Last week was Week One of my new course at RISD, Investigating Normal: Adaptive and Assistive Technologies. About half the students are Industrial Design students, grads and undergrads, and about half are in the Digital + Media graduate program.
We got to know each other, talked about dispositions for designers, and looked at a whole bunch of projects together. I’m anticipating wide-ranging projects from students and looking forward to those explorations. I’ll be documenting here as we go along.
Their short experiment for this week was taken from Jane Fulton Suri’s Thoughtless Acts? Observations on Intuitive Design, a tiny little book of images that document all the subtle ways people shift, alter, and adjust behaviors and objects in response to environmental surroundings. Wrapping the tea bag’s string around the mug’s handle to keep it from falling in. Walking on the contrasting pattern on the floor. Hanging a jacket by its hood on a post.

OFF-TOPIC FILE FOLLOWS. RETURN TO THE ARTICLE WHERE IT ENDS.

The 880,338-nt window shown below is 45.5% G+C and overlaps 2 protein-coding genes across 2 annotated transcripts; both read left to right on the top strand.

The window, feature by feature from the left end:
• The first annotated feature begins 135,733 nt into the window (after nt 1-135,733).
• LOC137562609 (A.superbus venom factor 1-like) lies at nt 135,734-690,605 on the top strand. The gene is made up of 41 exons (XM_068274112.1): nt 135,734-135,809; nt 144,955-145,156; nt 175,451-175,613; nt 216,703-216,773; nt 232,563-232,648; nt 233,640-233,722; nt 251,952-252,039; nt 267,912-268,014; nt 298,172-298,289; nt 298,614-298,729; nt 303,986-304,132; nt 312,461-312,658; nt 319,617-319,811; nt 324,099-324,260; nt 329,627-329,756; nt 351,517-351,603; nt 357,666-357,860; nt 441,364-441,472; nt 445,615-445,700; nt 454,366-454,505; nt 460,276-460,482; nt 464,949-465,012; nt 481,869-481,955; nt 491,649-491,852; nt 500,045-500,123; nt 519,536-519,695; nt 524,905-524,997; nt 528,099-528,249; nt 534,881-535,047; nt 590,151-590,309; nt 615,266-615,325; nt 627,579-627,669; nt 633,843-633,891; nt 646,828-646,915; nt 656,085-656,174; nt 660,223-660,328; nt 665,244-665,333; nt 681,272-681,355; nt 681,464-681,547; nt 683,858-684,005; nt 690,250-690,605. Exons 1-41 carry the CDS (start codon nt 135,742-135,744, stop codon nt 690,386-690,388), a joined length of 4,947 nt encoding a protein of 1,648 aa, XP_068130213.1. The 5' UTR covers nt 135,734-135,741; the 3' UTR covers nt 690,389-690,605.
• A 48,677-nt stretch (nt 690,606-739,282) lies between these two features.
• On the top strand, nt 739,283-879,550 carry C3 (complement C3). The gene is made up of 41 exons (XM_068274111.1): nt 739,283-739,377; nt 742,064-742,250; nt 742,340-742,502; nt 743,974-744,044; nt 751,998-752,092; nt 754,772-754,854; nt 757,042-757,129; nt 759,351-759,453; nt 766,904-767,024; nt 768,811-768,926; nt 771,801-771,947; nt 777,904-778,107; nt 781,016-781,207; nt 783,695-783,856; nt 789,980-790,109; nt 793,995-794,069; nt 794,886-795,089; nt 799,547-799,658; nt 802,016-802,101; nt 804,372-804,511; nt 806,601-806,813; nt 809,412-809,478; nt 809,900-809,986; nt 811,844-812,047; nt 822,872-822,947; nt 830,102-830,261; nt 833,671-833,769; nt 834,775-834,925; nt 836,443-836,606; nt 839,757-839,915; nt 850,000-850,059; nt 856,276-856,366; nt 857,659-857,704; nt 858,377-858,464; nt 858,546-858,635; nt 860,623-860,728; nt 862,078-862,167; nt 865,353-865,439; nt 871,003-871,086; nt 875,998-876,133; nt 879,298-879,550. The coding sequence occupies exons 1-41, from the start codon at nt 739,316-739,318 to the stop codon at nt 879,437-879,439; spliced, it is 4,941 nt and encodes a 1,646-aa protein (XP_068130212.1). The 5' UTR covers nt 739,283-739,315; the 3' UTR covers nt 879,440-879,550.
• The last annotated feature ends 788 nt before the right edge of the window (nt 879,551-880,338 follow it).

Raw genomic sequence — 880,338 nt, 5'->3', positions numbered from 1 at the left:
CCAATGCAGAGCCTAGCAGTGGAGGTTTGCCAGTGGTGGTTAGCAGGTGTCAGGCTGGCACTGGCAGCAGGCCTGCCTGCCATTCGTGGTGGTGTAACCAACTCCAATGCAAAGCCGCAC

Fulton Suri collects the conditions that we unconsciously respond to, showing how we exploit the properties of objects and utilize them in unorthodox ways, without really thinking about it. These are the most diminutive moves, and once you start widening your lens for “adaptations,” you see them everywhere.
Fulton Suri has a loose taxonomy of these adaptations, so I’ve asked students to gather their own this week, and to label them accordingly—or to add their own categories: reacting, responding, co-opting, exploiting, adapting, conforming, and signaling.
This week we’ll turn our attention to sensory processing, the autism spectrum, and pressure technologies. We have Brian Mullen, creator of the Vayu vest, speaking as our guest. More to come.